Jury selection is the procedure whereby persons from the community are called to court, questioned by the litigants as to their qualifications to serve as a juror and then either selected to or rejected to serve as a juror.
In Ohio, the commissioners of jurors make an annual jury list. The commissioners select names from list of electors certified by the board of elections and from the list of qualified driver licensees certified by the registrar of motor vehicles.
The commissioners of jurors can require any person to testify concerning that person’s own qualifications or liability, or those of any other person, to serve as a juror.
To assist prospective jurors in understanding the general nature of the case, the court, in consultation with the parties, can give jurors a brief introduction to the case. The brief introduction can include a general description of the legal claims and defenses of the parties.
Any person called as a prospective juror for the trial of any cause will be examined under oath or upon affirmation as to the prospective juror’s qualifications. The court can permit the parties or their attorneys to conduct the examination of the prospective jurors or can it conduct the examination. In the latter event, the court will permit the parties or their attorneys to supplement the examination by further inquiry.
In addition to challenges for cause provided by law, each party peremptorily can challenge three prospective jurors. Peremptory challenges will be exercised alternately, with the first challenge exercised by the plaintiff. The failure of a party to exercise a peremptory challenge constitutes a waiver of that challenge. But it does not constitute a waiver of any subsequent challenge. However, if all parties fail to exercise a peremptory challenge, the joint failure constitutes a waiver of all peremptory challenges. A prospective juror peremptorily challenged by either party shall be excused. This rule will not limit the court’s discretion to allow challenges to be made outside the hearing of prospective jurors.[i]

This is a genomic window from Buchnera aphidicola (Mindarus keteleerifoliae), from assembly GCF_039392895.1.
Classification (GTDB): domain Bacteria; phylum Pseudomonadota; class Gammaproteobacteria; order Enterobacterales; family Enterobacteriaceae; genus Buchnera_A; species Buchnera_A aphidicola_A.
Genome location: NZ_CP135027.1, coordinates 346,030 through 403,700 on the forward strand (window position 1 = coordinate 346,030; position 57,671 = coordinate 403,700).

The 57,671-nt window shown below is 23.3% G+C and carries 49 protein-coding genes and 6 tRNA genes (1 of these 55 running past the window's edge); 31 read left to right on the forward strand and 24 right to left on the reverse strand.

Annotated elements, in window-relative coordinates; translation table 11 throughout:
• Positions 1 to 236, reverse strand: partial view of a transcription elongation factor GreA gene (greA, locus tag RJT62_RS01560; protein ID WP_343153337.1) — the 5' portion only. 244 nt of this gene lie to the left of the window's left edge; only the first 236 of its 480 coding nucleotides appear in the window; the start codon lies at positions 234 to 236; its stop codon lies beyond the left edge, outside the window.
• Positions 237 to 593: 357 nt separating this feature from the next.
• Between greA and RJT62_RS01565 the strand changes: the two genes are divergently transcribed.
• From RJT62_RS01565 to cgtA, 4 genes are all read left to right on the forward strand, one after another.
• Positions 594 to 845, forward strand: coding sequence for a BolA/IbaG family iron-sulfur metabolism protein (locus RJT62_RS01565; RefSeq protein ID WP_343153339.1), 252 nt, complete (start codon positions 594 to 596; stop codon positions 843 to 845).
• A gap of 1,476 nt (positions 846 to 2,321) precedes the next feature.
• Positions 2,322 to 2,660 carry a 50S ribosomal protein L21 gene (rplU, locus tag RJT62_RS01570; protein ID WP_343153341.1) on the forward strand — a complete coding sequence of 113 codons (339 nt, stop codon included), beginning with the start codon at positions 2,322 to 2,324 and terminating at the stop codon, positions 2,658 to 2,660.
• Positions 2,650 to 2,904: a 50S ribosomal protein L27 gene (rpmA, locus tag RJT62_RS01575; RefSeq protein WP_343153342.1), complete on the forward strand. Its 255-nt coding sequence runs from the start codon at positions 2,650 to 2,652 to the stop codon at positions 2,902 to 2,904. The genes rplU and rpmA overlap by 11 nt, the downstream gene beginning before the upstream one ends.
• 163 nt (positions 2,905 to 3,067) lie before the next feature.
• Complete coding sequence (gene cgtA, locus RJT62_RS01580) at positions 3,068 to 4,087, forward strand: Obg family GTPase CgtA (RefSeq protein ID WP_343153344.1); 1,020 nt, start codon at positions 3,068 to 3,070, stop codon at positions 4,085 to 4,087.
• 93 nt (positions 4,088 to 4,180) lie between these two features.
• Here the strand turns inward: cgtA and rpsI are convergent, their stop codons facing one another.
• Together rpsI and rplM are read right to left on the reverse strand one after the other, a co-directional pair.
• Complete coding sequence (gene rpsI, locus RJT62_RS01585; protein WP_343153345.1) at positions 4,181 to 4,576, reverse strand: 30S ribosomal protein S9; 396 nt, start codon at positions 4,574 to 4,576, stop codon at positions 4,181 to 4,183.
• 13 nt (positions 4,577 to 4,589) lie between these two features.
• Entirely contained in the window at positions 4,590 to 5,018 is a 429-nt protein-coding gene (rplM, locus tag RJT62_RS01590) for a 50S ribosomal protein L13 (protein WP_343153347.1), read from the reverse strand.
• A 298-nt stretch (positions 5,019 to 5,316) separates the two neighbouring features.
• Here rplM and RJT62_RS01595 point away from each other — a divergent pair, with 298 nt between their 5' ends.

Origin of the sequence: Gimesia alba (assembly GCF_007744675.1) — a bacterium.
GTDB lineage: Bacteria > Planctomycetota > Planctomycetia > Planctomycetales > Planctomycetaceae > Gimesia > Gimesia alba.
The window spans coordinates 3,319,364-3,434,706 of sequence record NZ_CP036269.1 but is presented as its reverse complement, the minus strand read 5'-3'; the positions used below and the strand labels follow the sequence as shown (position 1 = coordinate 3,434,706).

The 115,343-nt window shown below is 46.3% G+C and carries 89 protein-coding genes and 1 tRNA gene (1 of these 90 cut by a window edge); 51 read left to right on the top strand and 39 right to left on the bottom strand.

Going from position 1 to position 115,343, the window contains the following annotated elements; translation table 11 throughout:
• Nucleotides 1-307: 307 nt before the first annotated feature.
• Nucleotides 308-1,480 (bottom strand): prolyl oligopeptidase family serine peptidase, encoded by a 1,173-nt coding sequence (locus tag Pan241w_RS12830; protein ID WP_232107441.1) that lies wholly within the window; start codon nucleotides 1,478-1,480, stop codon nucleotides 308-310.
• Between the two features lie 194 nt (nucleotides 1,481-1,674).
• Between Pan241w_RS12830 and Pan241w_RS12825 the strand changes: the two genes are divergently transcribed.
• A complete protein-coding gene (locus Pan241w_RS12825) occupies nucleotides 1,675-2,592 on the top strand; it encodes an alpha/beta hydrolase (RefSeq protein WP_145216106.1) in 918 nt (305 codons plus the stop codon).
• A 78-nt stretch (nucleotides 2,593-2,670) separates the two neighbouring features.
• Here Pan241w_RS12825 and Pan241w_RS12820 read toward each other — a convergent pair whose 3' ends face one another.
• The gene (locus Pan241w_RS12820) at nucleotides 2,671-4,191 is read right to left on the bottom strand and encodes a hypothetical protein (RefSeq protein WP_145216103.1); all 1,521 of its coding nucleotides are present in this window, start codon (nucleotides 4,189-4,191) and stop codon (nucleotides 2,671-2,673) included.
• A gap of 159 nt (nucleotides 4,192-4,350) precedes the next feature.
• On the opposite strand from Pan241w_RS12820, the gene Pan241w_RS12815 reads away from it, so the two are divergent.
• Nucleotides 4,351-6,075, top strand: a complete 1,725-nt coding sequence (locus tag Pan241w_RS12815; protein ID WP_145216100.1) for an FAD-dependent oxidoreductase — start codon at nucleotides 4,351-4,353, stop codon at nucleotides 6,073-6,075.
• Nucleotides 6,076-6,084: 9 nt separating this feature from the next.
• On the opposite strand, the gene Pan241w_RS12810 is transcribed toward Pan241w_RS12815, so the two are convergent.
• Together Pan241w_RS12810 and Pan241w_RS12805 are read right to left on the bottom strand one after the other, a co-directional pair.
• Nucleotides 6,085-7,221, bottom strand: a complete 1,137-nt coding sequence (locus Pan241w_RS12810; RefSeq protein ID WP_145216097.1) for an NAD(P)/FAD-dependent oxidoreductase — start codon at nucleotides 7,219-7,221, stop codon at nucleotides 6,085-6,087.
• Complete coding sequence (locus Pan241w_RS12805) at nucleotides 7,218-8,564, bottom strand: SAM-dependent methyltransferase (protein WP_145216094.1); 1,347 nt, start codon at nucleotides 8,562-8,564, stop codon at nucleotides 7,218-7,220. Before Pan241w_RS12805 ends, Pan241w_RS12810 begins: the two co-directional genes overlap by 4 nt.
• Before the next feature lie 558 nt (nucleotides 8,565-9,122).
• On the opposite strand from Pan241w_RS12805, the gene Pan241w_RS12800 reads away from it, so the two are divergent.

The court can direct jurors not more than four in addition to the regular jury known as alternate jurors. Alternate jurors will replace jurors who, prior to the time the jury retires to consider its verdict, become or are found to be unable or disqualified to perform their duties. Alternate jurors will be drawn in the same manner, same qualifications, same examination and challenges, same oath, and have the same functions, powers, facilities, and privileges as the regular jurors.[ii]
[i] Ohio Civ. R. 47